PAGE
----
Syria has been in the midst of a civil war for nearly three years, an ongoing conflict that has thus far claimed the lives of more than 120,000 people, forced 3 million to flee the country, and displaced 4 million people inside its borders.
The conflict is between those who support the Ba’ath government and those who want to see it ousted. In addition to the deaths and displacements caused by the war, tens of thousands of protesters have been reported imprisoned and tortured. The Syrian government has been found responsible for the vast majority of the humanitarian abuses and injustices, and the world at large has protested the use of chemical weapons during this time of war.
In short, the Syrian Civil War is a humanitarian disaster. The country’s citizens are suffering on a massive scale, and the United Nations (among others) are providing much-needed support and humanitarian aid.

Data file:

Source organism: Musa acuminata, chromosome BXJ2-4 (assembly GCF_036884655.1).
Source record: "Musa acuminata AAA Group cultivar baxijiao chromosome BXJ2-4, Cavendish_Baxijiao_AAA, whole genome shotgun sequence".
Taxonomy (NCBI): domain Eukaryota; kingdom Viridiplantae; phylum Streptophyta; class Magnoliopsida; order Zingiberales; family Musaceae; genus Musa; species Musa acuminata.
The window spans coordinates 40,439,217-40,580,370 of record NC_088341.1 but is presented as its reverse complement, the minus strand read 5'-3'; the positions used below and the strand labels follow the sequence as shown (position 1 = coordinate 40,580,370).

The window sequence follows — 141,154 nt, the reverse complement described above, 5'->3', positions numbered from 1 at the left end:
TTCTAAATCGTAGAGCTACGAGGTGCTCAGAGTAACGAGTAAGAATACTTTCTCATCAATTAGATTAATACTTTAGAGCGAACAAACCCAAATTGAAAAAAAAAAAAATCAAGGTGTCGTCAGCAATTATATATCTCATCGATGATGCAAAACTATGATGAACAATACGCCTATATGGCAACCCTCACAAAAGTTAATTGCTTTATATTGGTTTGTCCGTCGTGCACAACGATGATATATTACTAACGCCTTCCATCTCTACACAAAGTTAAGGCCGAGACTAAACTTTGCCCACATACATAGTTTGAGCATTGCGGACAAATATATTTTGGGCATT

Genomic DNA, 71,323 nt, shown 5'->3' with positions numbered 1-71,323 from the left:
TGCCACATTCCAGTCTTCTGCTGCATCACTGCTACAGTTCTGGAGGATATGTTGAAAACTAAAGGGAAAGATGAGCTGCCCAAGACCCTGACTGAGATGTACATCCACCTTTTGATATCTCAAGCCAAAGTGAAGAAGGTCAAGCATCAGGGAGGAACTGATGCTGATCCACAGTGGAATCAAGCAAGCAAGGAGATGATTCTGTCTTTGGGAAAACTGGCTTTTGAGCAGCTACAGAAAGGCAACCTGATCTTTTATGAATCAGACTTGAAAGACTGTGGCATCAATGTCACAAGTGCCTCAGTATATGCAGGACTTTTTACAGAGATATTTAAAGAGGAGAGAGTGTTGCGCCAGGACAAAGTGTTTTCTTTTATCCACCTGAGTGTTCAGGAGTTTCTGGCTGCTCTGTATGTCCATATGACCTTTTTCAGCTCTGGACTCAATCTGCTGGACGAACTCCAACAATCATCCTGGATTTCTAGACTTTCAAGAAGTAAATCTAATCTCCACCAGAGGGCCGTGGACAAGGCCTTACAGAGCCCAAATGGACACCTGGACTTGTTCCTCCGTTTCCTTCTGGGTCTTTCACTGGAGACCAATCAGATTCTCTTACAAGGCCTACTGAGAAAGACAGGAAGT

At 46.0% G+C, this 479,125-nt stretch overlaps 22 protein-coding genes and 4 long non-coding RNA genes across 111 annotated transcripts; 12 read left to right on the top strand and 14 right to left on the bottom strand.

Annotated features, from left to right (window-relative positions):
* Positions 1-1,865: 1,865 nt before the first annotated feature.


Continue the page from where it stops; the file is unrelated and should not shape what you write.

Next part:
Recently, several non-governmental philanthropies raised a total of $400 million for Syria. And on Wednesday, an international donor conference in Kuwait opened, with the U.N. hoping to raise $6.5 billion for Syria and the surrounding countries, making it the largest aid appeal in its history.
Funds raised will go toward providing food, drinking water, medicine, shelter, and other necessities. One big concern, though, is that the funds pledged actually get delivered to the U.N.’s doorstep—thus far about 70 percent of the funds pledge have been received, which U.N. Secretary General Ban Ki-moon attributes to “fatigue among donor countries because of this continuing violence.”